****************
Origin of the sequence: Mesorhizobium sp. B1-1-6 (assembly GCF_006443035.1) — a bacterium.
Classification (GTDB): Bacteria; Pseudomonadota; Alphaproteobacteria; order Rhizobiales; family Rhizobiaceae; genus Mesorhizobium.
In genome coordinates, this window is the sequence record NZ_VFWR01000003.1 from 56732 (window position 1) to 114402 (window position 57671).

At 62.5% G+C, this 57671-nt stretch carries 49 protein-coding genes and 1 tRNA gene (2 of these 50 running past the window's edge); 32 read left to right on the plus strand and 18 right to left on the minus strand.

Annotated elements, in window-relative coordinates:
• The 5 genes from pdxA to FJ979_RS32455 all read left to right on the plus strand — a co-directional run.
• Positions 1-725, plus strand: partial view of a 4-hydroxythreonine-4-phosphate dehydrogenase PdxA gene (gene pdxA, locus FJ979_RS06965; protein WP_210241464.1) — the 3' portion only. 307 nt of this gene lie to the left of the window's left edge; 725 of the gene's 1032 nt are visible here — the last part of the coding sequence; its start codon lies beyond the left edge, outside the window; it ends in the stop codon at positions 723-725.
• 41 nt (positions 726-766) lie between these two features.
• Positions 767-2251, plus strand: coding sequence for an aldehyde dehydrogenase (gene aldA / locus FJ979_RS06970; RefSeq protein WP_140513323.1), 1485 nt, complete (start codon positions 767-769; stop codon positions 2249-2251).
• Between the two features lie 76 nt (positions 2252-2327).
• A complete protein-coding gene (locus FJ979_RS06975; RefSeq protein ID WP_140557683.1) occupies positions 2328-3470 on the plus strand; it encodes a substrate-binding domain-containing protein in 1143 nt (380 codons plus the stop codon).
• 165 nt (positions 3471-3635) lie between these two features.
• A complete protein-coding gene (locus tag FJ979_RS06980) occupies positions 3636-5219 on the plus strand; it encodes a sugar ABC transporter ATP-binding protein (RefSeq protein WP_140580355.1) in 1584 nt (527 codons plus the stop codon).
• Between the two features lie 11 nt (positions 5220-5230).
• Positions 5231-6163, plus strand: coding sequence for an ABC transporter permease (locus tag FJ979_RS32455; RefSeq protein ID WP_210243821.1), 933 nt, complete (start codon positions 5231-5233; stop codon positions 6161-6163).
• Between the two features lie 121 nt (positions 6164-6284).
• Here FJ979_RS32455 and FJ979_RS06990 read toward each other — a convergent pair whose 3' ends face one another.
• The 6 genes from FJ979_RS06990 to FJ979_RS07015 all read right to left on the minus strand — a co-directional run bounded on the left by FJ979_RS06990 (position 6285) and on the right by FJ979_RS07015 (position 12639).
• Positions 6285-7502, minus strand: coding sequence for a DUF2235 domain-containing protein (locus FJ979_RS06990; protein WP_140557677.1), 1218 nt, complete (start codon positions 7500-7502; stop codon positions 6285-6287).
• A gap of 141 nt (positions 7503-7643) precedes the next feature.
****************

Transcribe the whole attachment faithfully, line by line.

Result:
Origin of the sequence: Mesorhizobium sp. B1-1-6 (assembly GCF_006443035.1) — a bacterium.
Classification (GTDB): Bacteria; Pseudomonadota; Alphaproteobacteria; order Rhizobiales; family Rhizobiaceae; genus Mesorhizobium.
In genome coordinates, this window is the sequence record NZ_VFWR01000003.1 from 56732 (window position 1) to 114402 (window position 57671).

At 62.5% G+C, this 57671-nt stretch carries 49 protein-coding genes and 1 tRNA gene (2 of these 50 running past the window's edge); 32 read left to right on the plus strand and 18 right to left on the minus strand.

Annotated elements, in window-relative coordinates:
• The 5 genes from pdxA to FJ979_RS32455 all read left to right on the plus strand — a co-directional run.
• Positions 1-725, plus strand: partial view of a 4-hydroxythreonine-4-phosphate dehydrogenase PdxA gene (gene pdxA, locus FJ979_RS06965; protein WP_210241464.1) — the 3' portion only. 307 nt of this gene lie to the left of the window's left edge; 725 of the gene's 1032 nt are visible here — the last part of the coding sequence; its start codon lies beyond the left edge, outside the window; it ends in the stop codon at positions 723-725.
• 41 nt (positions 726-766) lie between these two features.
• Positions 767-2251, plus strand: coding sequence for an aldehyde dehydrogenase (gene aldA / locus FJ979_RS06970; RefSeq protein WP_140513323.1), 1485 nt, complete (start codon positions 767-769; stop codon positions 2249-2251).
• Between the two features lie 76 nt (positions 2252-2327).
• A complete protein-coding gene (locus FJ979_RS06975; RefSeq protein ID WP_140557683.1) occupies positions 2328-3470 on the plus strand; it encodes a substrate-binding domain-containing protein in 1143 nt (380 codons plus the stop codon).
• 165 nt (positions 3471-3635) lie between these two features.
• A complete protein-coding gene (locus tag FJ979_RS06980) occupies positions 3636-5219 on the plus strand; it encodes a sugar ABC transporter ATP-binding protein (RefSeq protein WP_140580355.1) in 1584 nt (527 codons plus the stop codon).
• Between the two features lie 11 nt (positions 5220-5230).
• Positions 5231-6163, plus strand: coding sequence for an ABC transporter permease (locus tag FJ979_RS32455; RefSeq protein ID WP_210243821.1), 933 nt, complete (start codon positions 5231-5233; stop codon positions 6161-6163).
• Between the two features lie 121 nt (positions 6164-6284).
• Here FJ979_RS32455 and FJ979_RS06990 read toward each other — a convergent pair whose 3' ends face one another.
• The 6 genes from FJ979_RS06990 to FJ979_RS07015 all read right to left on the minus strand — a co-directional run bounded on the left by FJ979_RS06990 (position 6285) and on the right by FJ979_RS07015 (position 12639).
• Positions 6285-7502, minus strand: coding sequence for a DUF2235 domain-containing protein (locus FJ979_RS06990; protein WP_140557677.1), 1218 nt, complete (start codon positions 7500-7502; stop codon positions 6285-6287).
• A gap of 141 nt (positions 7503-7643) precedes the next feature.